But at some point in our journey to the Netherlands, she said to me, "I have to let you know that I'm more interested in doing art than looking at it; I hope that doesn't disappoint you." And her gentle brown eyes peered into mine searchingly. (That talk I gave the girls on "authentic self representation" seemed to have "taken" with Tippy too.) I just smiled into the honest face I love and said, "Of course it doesn't."
I, on the other hand had enough excitement to cover the five of us if necessary. I even loved the name: "Rijks" museum. "Rijk" is a Dutch word that means "riches," and "abundance," and I could not wait to see this place of aesthetic beauty, filled with works of the Dutch Masters, displayed in a way that allowed the public to get up close. I explained to the girls that even the colours on the walls were from the palate used by the famous painter Vermeer.
So the day after we arrived in Amsterdam we set out on foot for the Museum Quarter in search of a dream about to come true.
Early birds, we arrived at the exquisite building just as it was about to open for the day.
We started in the elegant cafe, with delicious, strong, black, Dutch coffee for Paul and I, and tea and hot chocolate for the girls; with a selection of Dutch cookies that Katherine declared, "Fancy."
And then began a feast of another kind in which we were drenched in the finest Dutch art of the past 500 years or so.
On the top floor, to the rapid click, click, click, sound of an old movie projector, a film was playing. It was by film maker Andor von Barsy, and was called, "De Stadt die Nooit Rust," which means, "The City that Never Rests." It was made in Rotterdam in 1928. I sat down on one of the plain wooden benches in the room and watched the evocative and historic footage, as my eyes filled with tears. I thought about the fact that somewhere in that busy city on the day Andor von Barsy made the film, there was a little girl of two years old, named Pieternella, who would one day have a daughter named Belinda! You can watch the film by clicking here (note: it has been uploaded to You Tube in two separate clips. )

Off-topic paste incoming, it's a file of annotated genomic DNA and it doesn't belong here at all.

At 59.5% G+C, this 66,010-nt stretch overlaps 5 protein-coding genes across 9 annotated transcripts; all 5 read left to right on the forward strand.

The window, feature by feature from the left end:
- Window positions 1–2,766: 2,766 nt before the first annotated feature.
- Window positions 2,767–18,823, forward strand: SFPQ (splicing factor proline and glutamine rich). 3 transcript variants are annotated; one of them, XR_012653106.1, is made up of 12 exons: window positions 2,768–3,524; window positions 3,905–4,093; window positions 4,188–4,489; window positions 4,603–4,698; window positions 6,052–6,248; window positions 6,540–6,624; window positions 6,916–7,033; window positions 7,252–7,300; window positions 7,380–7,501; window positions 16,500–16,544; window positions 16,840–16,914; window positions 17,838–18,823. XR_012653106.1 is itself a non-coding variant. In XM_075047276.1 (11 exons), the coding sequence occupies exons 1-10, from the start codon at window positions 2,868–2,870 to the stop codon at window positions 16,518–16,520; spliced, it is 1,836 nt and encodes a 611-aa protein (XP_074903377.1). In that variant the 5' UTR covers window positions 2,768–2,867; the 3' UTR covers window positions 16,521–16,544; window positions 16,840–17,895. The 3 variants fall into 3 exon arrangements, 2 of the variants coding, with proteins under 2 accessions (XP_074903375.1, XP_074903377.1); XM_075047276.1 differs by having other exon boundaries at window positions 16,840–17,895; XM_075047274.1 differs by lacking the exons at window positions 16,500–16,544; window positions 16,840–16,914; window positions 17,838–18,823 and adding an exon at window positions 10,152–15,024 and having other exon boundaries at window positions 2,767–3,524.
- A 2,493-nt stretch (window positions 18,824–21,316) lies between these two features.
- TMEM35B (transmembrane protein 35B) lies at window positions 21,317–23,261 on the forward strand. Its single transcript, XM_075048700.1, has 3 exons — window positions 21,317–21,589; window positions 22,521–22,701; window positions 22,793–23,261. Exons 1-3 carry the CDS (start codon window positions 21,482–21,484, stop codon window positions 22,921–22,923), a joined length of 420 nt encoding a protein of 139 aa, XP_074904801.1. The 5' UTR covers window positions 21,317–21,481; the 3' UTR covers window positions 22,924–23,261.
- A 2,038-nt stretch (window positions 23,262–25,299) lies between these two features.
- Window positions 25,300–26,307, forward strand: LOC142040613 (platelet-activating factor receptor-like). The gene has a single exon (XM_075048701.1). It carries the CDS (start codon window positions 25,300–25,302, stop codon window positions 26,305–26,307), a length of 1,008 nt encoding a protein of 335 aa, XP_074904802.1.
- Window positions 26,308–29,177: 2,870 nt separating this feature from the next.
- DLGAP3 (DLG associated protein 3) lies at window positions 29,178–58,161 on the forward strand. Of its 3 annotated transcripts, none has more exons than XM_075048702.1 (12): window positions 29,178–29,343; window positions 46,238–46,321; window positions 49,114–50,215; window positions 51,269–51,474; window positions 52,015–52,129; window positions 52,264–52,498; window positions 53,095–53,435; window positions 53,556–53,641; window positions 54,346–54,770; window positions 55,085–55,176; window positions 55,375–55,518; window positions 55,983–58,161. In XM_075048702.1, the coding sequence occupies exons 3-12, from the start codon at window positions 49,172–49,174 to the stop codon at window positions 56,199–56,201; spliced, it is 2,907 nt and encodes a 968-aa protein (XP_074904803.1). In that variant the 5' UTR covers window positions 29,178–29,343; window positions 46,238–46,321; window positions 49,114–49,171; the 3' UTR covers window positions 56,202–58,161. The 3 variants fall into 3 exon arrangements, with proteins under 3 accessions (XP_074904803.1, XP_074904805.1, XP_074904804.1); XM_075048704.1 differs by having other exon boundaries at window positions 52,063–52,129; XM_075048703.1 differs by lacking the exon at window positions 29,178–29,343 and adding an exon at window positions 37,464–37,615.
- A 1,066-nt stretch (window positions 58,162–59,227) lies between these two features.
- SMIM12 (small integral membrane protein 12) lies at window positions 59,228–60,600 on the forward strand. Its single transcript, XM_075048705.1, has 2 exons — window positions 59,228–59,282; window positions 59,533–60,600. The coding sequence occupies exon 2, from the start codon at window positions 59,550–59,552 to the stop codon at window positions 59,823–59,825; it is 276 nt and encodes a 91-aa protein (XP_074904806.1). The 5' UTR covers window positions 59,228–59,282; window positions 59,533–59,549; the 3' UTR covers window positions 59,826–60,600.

In the same room that the film was showing was a beautiful propellor plane, which I found Tippy sketching.
A curator peered over her shoulder to look, and with a nod, said approvingly, "Good."
Tori and Katherine explored the museum together, taking photographs. All of us were absorbing the riches of the Rijksmuseum in our own way.
We left at midday for lunch, but Katherine and I came back to tour the special exhibition on the history of fashion magazines.
Beneath the arches of the museum, there is a bike path. Nothing, not even a revered museum can stop the Dutch from riding their bikes!
And as well as bikers, there were buskers. We saw three of them that day, taking turns: a young violinist, a saxaphonist, and an an accordianist with a haunting and beautiful voice.
The acoustics were outstanding and all of us were captivated by the music.
When the young singer looked into a distant place in her imagination and sang, La Vie en Rose, that beautiful and haunting song, originally by Edith Piaf, the tears were back, and by now the girls were getting used to it. :)
There was much, much, more, but this is a blog and not a book. Let me just say, my heart was full when Tippy turned to me, and meaningfully said..."Thank you."